Modern Hawai`i is young, I realize from my vantage point on the peak of Mauna Kea, the highest point in the state. Without moving, I can see all five of the state’s volcanos, even Maui’s Haleakala, which sits across a blue sea channel. To the east, steam rises in a plume where lava flows into the ocean, adding 42 acres to the island every year.
Like the lava, Hawai`i’s culture and cuisine has grown, layer by layer, over years, expanding as waves of immigrants each brought something new to the islands. These ingredients—beef, rice, spam, pineapples, soy sauce, black pepper, and many others—mingled and fused to create the “local style” dishes that are unmistakably and perplexingly Hawaiian. Why are macaroni salad and white rice paired on the Hawaiian plate lunch? Or pork-stuffed Chinese rice buns a gas station specialty? Why do Portuguese pastries outsell the all-American donut? Finally, Hawaiian pizza—just why?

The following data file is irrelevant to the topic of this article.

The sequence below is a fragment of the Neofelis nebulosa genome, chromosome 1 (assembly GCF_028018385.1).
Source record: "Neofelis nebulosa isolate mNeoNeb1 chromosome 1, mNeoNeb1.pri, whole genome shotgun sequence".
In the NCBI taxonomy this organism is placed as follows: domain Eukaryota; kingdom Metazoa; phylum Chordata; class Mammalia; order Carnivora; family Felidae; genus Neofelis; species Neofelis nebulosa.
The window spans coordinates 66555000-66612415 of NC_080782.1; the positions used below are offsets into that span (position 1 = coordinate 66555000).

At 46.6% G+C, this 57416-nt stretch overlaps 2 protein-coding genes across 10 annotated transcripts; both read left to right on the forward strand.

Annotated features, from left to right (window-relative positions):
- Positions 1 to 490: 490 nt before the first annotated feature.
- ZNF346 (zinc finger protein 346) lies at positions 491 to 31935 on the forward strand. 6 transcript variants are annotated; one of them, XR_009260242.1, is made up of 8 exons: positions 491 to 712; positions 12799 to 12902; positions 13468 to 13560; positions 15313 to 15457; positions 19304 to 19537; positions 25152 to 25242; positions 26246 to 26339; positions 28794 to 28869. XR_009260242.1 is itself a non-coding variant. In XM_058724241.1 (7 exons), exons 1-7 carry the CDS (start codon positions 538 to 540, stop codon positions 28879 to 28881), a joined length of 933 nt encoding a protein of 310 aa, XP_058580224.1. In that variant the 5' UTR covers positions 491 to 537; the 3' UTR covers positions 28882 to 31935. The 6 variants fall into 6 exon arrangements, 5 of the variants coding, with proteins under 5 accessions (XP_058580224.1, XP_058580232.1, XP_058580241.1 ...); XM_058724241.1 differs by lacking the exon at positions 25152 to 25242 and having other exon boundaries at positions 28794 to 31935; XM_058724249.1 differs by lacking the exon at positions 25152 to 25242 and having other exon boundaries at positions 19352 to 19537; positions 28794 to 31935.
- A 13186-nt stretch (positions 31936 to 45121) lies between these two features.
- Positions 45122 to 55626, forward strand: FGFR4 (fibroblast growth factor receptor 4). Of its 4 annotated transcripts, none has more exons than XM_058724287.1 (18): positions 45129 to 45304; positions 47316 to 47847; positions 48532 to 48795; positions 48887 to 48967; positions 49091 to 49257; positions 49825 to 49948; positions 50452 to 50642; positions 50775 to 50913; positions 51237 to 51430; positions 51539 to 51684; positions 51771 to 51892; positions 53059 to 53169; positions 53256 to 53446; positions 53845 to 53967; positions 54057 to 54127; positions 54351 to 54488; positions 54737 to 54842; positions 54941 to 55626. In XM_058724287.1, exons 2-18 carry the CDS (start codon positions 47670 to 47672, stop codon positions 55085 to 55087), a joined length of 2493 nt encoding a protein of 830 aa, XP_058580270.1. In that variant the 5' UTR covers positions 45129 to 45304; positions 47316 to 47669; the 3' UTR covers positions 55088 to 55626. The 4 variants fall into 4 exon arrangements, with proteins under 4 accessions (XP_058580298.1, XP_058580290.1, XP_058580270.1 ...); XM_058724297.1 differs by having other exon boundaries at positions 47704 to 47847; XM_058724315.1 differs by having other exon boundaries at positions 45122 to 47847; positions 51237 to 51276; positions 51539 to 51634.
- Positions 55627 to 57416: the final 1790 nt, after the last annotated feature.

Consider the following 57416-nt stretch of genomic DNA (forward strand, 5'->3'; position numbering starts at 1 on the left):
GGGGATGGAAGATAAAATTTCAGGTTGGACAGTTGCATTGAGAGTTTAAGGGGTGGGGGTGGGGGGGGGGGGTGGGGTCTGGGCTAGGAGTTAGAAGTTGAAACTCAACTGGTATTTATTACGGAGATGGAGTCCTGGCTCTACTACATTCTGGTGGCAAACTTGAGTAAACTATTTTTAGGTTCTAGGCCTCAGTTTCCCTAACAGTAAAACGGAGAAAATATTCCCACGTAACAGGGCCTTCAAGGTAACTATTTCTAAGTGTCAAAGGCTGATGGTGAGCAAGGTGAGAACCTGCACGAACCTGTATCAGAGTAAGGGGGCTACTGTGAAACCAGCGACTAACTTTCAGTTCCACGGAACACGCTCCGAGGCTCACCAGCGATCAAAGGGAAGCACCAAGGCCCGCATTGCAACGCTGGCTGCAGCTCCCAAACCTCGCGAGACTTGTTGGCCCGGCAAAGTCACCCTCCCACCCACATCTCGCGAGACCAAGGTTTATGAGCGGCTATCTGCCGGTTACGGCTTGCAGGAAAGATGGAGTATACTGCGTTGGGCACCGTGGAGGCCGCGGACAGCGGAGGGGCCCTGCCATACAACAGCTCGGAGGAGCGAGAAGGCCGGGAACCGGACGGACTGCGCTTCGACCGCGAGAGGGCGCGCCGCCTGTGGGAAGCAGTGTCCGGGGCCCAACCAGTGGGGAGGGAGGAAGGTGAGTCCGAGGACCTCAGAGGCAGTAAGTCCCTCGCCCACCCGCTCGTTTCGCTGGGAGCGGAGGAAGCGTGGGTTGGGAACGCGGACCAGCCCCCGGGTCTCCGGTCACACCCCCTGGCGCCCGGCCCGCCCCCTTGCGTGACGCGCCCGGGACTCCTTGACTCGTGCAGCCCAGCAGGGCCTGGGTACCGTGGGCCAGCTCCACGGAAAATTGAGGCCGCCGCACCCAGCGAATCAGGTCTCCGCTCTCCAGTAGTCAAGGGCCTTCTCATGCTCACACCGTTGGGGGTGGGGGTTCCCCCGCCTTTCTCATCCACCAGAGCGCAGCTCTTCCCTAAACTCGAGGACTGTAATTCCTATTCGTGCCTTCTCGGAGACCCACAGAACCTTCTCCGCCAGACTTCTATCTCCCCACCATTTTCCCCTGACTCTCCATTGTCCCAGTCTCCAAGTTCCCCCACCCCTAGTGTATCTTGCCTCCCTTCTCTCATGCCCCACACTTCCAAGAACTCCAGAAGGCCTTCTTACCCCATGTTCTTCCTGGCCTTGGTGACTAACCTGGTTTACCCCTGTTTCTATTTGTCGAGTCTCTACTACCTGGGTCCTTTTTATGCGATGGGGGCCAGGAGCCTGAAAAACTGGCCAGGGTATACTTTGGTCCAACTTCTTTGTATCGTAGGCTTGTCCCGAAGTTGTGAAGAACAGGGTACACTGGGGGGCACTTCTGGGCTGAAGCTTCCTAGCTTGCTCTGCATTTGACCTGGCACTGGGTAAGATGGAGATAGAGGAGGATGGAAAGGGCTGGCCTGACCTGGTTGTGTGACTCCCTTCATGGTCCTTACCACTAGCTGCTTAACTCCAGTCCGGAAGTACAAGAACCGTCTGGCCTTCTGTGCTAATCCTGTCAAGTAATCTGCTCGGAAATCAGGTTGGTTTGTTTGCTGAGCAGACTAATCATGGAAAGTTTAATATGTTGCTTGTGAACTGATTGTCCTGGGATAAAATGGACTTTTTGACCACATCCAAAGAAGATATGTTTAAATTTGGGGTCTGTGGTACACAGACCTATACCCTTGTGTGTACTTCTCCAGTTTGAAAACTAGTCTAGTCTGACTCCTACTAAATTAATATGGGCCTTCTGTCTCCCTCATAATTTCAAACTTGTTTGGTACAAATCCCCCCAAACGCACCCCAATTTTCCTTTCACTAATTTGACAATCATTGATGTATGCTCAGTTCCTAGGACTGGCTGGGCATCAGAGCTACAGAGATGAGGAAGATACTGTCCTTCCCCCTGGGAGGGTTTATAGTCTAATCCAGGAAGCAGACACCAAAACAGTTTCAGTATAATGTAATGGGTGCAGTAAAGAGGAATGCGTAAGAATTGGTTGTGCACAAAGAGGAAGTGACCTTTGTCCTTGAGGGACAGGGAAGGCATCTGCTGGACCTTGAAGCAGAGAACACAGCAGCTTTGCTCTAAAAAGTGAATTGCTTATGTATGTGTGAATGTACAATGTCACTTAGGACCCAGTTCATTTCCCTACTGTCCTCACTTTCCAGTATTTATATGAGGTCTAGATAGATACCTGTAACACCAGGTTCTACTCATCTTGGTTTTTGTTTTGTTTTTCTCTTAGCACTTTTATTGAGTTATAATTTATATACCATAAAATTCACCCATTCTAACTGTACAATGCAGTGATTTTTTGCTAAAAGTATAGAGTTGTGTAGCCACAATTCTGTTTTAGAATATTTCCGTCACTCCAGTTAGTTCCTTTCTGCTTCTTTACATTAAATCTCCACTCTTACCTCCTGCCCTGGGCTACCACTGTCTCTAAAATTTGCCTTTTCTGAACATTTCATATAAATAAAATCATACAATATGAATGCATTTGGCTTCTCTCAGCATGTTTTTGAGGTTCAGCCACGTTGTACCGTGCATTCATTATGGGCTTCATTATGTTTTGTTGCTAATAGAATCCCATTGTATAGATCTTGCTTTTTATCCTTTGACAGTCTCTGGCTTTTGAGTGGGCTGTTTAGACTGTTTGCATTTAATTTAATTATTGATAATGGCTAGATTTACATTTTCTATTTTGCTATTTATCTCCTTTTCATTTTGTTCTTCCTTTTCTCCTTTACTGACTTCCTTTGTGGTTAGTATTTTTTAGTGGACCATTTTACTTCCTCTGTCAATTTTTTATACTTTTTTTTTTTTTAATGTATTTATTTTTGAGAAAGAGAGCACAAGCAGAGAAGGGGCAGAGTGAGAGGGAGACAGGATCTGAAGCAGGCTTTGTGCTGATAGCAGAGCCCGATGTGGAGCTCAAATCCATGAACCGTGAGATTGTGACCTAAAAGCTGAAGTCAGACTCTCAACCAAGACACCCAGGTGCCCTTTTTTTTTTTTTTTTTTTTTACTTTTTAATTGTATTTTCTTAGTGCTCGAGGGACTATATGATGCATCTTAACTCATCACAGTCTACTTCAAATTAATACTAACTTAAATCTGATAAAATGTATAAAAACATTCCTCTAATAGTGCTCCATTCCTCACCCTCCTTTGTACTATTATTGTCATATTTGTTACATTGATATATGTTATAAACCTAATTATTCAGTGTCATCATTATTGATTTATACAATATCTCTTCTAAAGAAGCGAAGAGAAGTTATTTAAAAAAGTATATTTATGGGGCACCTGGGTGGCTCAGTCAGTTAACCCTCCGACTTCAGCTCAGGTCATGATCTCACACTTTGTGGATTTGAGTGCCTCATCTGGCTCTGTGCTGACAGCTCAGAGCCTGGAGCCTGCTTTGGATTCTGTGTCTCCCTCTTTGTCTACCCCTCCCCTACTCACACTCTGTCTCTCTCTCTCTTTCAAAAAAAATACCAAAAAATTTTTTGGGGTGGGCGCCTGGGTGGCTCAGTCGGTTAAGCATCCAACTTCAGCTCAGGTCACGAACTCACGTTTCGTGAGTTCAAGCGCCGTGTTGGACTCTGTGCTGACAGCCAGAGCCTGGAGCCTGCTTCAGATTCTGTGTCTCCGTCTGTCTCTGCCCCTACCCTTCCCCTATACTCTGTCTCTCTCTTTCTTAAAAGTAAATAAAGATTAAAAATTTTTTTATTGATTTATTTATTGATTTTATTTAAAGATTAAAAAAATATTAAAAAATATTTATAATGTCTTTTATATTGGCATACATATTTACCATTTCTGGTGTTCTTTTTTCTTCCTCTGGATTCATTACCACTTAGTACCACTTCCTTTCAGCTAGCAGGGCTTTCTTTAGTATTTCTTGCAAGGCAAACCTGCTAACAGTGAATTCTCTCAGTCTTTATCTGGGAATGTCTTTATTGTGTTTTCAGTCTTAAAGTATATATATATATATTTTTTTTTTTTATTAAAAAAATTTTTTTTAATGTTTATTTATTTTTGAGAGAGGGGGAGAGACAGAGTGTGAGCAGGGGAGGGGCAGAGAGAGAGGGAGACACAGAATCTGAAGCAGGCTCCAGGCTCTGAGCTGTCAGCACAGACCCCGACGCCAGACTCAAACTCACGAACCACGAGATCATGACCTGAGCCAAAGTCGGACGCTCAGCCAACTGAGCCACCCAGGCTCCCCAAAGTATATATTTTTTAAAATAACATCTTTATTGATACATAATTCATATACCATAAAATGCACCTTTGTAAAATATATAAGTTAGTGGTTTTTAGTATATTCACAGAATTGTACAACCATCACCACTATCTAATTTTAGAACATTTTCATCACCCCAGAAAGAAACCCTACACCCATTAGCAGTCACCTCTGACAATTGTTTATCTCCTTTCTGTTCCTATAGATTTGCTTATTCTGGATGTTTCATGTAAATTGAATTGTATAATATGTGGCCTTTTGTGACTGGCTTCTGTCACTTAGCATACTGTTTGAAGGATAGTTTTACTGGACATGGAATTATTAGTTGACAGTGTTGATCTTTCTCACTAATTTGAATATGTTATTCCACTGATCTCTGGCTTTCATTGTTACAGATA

Digging down through the layers of Hawai`i’s home cooking exposes a chronology of people, plants and politics that together build what today we think of as Hawaiian cuisine.
Pre-1778: The Polynesians
Daniel Anthony and his crew throw a makeshift lunch table over the shallow concave kui boards, where all morning they’ve been heaving basalt lava pestles into a mash of taro root. The food arrives in plastic containers: shredded seaweed salad, flakey imu-baked tuna, kālua pork, fried bananas, and a bag of crackers. Daniel reaches into one of the kui and slaps out a grey-lavender slab of pa’i’ai, the sticky precursor to poi, to add to the lunch spread.
“We eat poi every day,” he says. “Like the ancient Hawaiians.”
Anthony’s small company, Mana Ai, is bringing back the simple, whole foods carried to Hawaii by Polynesian sea voyagers around 300 CE. These first immigrants brought an onslaught of imported foodstuffs, including chickens, pigs, dogs for eating, and the staple “canoe plants”: taro, bananas, breadfruit, sugar cane, and coconuts.